At that time the disciples came to Jesus and asked, “Who is the greatest in the kingdom of heaven?” He called a child, whom he put among them, and said, “Truly I tell you, unless you change and become like children, you will never enter the kingdom of heaven. Whoever becomes humble like this child is the greatest in the kingdom of heaven. Whoever welcomes one such child in my name welcomes me. Matthew 18:1-5
Our daughter and the kids rolled in around 3:00 Sunday afternoon; they rolled out around 3:00 today. In between, nothing short of 24-hours of “extreme grand-parenting!” Good grief, there is a good reason young people have kids.
At the same time, how great to have them here at Maul-Hall. The life, the energy, the constant learning, the purity of the way they love.
WE KNOW NOTHING! Sunday morning in church the visiting preacher (Jordan Davis from Union Seminary) talked about the huge gap between what we know and what God is willing to teach us. The foundational truth is that we have everything to learn. Fact is, our invitation into relationship with God sets the stage – at least it should – for constant inquiry, growth, reevaluation, readjustment, recalibration, questions, epiphanies, and more.
Learning is fundamental to the invitational, interactive, constantly challenging heart of our faith, and it must be paired with humility and an open spirit if we are to make much progress beyond where we currently stand.
David – not yet four, and Beks – just turned two, are growing in so many creative, imaginative, and constantly changing ways. Imagine if they stopped still at this point of their development, dug their heels in, and said – “If it was good enough for me as a two-year-old, then it’s good enough for me now. There’s really nothing we need to know. We’re never going to color outside of the lines, we’re committed to avoiding change at all costs, so we’re telling you right now you can keep your new-fangled ideas…”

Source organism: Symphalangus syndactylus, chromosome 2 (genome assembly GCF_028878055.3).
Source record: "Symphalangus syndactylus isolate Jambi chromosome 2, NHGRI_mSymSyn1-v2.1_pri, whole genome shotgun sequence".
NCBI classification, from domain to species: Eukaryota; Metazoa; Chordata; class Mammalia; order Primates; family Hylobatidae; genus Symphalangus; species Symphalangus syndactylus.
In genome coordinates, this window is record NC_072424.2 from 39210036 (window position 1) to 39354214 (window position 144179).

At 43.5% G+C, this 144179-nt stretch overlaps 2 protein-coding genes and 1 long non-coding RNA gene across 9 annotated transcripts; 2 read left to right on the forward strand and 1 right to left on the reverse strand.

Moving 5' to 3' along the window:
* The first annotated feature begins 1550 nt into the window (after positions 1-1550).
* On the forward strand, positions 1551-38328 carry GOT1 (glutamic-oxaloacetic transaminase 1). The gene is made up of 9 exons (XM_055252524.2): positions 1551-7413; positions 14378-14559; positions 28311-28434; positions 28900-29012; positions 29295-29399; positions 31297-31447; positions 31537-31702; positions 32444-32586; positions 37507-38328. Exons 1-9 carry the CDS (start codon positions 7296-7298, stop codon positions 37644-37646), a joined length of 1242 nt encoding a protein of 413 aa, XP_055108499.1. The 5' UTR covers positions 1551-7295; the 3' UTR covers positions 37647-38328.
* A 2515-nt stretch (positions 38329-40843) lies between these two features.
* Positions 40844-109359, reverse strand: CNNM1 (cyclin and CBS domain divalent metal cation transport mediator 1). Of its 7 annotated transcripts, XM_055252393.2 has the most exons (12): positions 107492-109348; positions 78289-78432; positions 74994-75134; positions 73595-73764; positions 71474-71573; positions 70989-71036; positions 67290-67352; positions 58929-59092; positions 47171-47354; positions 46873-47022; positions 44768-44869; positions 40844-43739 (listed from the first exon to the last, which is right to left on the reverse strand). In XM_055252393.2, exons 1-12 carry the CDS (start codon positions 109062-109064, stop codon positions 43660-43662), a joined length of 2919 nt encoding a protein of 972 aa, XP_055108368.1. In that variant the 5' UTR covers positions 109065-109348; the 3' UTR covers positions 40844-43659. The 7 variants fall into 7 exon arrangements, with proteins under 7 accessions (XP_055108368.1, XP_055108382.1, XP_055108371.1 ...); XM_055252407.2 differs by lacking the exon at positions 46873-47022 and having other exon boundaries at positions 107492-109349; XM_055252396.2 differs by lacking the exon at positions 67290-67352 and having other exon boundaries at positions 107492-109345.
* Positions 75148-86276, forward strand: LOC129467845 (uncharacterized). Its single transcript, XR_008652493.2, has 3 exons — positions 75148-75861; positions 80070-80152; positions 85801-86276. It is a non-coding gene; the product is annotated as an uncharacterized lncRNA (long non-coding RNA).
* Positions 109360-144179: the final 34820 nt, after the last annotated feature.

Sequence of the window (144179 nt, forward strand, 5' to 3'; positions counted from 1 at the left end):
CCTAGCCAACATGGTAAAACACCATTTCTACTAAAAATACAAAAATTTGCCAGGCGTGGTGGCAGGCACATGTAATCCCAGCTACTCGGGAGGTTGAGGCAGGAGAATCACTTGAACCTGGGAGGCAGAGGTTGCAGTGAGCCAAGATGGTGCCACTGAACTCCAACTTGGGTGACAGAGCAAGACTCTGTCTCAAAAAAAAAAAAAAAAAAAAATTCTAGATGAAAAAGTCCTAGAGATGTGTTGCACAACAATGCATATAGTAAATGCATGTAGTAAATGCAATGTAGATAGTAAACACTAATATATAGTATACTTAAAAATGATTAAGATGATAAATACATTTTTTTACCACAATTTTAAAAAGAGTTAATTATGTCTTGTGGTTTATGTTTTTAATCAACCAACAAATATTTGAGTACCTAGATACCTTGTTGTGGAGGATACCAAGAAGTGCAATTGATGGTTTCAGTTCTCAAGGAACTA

NO WAY! Ridiculous, huh? But isn’t that how a lot of us tend to approach anything that rocks our ever-so-comfortable boat? Religion that sometimes looks more like arrested development than the Living Way of Jesus? Politics communicated with the petulance, egotism, and immaturity of a two-year old? Social policies anchored in an era when slavery was acceptable, women were considered property, people were routinely stoned to death, and bigamy was acceptable practice?
What’s cool about the grandkids is that they are growing like weeds, learning like PhD candidates, adjusting and readjusting on the fly, and wide open to a future they are increasingly equipped to embrace.
We could learn a lot from David and Beks. Maybe the first – and most important – lesson would be a teachable spirit, and to open ourselves up just a little more.